Cardinal Coccopalmerio cited the case of a woman who enters into a relationship with a man who, along with his small children, was abandoned by his wife. The woman knows the relationship is not in accordance with church teaching, but leaving the man and his small children would devastate him and leave the children without a maternal figure.
In writing that the church could admit such a couple to the sacraments with the “verification of two essential conditions — that they desire to change that situation, but they cannot act on their desire,” the cardinal said the verification must be done with “attentive and authoritative discernment” under the guidance of a priest.
Does “welcoming the sinner justify the person’s behavior and renounce doctrine?” the cardinal asked. “Certainly not.”
Father Gronchi told reporters “Amoris Laetitia” is not reaching out to couples who are “peaceful and tranquil” while living in situations that are not in harmony with the Gospel, rather it is offering guidance, hope and the possibility of sacramental grace to couples who know they are in sinful situations and want to change.
The papal document and the cardinal’s book are “not saying, ‘amnesty for all,'” Father Gronchi said. “It’s about indicating possible paths to conversion, not to amnesty.”
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why bother doing the right thing. why bother going by the rules of the church in regard to marriage. when the rules are going to a place for the sake the few at the expense of the many who already are following church teachings.. the things I learned about marriage in the church all of these years are worth nothing, but managed to hang up a lot of people over these rules including myself. I am scandalized by this article really I am. is the new approach to various marital arrangements going to be a real force for evangelization, I want just like the next person to see people live with a clear conscience, and to live in peace, but I wonder how many others who actually have adhered to the rules will be turned away and scandalized by all of this. I hope the church wins more that they will lose I am all for evangelization. the article proves that is good to have a strong relationship with God. one has to figure out what is good between themselves and God, not church teaching. I almost want to say and will say, to those who did not go by the rules, don’t worry about it hang in there, if you are living in an unsanctioned union according to the church, the church will change it and make it alright for you. just hang in there. The heck with the rest of us who actually have gone by the book on marriage in the church. When I read this article it makes me wish I had not been such a rule keeper especially concerning marriage and the church. For all of you not in a valid marriage according to the church, just wait long enough in regard to any type of marriage arrangement eventually the church will make it ok. . do I sound a little bitter maybe I am right now, but fortunately I have a personality where I forgive easily and move on, not that it is always a blessing to be like this. I am just glad that our good God is not as unpredictable, going back and forth on big issues like the catholic church. When I see what the church is up to it makes me want to say, Thank you Lord for being so steady and faithful. that article has reminded me to say: thank you Lord for your steadfastness.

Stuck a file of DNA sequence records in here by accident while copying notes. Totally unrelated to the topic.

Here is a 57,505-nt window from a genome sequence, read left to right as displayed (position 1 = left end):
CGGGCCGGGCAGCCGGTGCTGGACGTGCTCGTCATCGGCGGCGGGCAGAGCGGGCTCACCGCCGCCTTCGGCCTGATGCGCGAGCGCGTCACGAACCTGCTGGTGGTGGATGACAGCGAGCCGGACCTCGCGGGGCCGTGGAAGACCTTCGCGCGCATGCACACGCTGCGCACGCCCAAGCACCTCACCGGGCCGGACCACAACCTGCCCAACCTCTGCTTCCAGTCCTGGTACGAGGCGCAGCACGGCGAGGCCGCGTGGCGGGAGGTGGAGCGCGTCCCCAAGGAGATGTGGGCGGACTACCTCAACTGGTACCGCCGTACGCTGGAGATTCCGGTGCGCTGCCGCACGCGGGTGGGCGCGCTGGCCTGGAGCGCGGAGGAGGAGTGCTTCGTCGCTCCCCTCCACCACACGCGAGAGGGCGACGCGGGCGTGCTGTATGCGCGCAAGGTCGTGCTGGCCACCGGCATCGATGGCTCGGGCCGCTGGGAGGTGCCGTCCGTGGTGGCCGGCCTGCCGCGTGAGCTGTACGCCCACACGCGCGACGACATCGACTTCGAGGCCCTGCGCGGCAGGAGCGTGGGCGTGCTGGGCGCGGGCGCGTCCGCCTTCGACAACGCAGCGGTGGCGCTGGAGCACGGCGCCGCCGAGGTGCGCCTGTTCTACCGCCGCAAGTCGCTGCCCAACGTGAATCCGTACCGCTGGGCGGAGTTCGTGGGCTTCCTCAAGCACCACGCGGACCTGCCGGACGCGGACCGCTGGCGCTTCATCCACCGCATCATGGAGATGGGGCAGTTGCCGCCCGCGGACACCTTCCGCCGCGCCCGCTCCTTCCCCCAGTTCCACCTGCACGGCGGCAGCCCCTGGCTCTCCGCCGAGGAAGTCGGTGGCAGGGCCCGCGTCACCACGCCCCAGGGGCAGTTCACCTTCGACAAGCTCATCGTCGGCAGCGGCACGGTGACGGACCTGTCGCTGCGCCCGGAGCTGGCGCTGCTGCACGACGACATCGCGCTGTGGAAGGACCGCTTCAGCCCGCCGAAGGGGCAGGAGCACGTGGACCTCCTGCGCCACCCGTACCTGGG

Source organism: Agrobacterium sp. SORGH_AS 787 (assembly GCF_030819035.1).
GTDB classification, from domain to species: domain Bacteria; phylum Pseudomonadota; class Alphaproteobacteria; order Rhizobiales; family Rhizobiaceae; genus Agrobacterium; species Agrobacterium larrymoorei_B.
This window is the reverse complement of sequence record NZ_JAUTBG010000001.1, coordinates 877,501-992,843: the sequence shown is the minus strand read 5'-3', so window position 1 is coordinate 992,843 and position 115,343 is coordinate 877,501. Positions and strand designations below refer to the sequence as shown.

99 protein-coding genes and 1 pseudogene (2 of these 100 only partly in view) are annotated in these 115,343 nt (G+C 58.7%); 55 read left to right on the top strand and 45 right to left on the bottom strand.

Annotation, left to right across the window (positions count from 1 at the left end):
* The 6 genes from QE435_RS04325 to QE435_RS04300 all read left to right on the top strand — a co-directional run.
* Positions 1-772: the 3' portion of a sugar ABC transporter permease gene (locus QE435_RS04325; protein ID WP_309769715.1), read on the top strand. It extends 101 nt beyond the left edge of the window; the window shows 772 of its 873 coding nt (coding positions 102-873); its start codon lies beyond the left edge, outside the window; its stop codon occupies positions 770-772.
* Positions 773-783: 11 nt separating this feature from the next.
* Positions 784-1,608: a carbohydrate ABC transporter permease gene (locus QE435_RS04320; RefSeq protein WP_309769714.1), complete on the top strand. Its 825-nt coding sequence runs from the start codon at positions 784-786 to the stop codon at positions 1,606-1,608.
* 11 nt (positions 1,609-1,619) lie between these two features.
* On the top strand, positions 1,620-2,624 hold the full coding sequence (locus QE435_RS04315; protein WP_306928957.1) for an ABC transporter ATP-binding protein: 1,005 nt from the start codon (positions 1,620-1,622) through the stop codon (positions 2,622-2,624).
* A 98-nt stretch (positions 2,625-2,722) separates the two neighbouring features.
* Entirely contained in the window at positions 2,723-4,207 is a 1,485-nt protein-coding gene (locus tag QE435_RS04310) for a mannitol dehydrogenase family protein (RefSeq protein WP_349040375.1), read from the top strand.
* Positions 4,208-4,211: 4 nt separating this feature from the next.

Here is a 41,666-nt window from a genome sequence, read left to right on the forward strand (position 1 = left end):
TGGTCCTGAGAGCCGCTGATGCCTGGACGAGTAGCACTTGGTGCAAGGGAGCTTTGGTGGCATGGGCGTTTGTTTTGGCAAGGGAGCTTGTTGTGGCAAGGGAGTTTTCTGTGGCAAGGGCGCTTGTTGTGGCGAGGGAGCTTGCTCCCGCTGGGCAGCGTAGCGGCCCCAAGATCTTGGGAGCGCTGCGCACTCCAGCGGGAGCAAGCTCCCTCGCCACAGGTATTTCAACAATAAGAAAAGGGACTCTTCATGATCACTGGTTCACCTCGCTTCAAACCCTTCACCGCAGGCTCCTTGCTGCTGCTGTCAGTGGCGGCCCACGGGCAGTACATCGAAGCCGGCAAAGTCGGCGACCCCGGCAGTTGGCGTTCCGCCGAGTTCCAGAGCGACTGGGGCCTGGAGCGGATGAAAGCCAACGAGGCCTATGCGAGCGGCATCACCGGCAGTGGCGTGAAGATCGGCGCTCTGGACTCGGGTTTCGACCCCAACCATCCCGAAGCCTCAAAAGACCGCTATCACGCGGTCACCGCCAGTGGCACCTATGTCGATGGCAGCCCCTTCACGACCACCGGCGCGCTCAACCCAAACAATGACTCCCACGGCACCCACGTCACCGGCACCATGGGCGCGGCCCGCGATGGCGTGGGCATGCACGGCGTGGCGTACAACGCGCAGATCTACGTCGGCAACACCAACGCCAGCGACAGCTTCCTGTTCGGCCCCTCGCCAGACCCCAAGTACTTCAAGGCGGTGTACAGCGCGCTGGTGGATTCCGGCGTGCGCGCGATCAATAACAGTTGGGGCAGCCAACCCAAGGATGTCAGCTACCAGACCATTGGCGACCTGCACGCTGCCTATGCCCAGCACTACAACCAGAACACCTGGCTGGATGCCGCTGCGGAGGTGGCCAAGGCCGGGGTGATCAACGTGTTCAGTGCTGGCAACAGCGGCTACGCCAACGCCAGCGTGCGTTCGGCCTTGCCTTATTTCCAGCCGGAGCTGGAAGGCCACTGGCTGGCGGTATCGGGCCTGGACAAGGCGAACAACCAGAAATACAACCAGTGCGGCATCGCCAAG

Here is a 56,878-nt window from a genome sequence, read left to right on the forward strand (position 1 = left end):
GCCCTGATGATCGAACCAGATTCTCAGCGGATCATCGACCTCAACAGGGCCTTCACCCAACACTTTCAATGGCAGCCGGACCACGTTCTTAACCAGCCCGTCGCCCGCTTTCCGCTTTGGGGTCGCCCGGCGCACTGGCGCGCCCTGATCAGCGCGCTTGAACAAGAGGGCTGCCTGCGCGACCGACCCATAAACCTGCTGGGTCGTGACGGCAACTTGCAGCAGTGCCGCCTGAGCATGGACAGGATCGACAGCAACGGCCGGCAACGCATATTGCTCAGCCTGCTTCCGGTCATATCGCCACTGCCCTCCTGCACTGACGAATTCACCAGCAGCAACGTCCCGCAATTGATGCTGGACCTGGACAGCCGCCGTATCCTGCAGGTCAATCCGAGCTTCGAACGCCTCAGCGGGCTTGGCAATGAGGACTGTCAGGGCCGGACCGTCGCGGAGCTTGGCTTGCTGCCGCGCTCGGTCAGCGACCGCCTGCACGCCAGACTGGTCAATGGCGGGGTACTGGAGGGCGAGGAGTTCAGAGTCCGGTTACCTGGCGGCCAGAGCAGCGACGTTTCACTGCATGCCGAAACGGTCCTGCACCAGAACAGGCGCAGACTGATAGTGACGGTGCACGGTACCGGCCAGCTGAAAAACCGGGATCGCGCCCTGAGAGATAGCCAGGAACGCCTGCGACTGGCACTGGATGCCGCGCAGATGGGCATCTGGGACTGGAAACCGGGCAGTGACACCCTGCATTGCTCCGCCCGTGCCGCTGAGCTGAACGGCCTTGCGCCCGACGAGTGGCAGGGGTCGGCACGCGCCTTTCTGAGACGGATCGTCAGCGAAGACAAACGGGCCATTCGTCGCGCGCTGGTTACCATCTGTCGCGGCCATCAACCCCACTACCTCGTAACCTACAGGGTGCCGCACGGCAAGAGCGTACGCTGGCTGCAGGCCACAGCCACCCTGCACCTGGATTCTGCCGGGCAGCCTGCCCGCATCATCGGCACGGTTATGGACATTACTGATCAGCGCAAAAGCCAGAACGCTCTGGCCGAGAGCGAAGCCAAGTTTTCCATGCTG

This is moral lunacy driven by false sentimentality. You can not absolve a sinner of his sin because you feel sorry for him. Absolution is not based on personal hardships. Rather it is based on a commitment by the sinner to stop his sinning (to “sin no more”). Thus it is a moral impossibility to absolve a sin that is still being willfully committed and it is morally false to define sin as being relative to the whims of the sinner. Man does not define his sins, only God does.
The Pope needs to make a clear declaration and not leave up to each bishop or priest interpretation. A person who was in an abusive marriage should strongly be considered for annulment.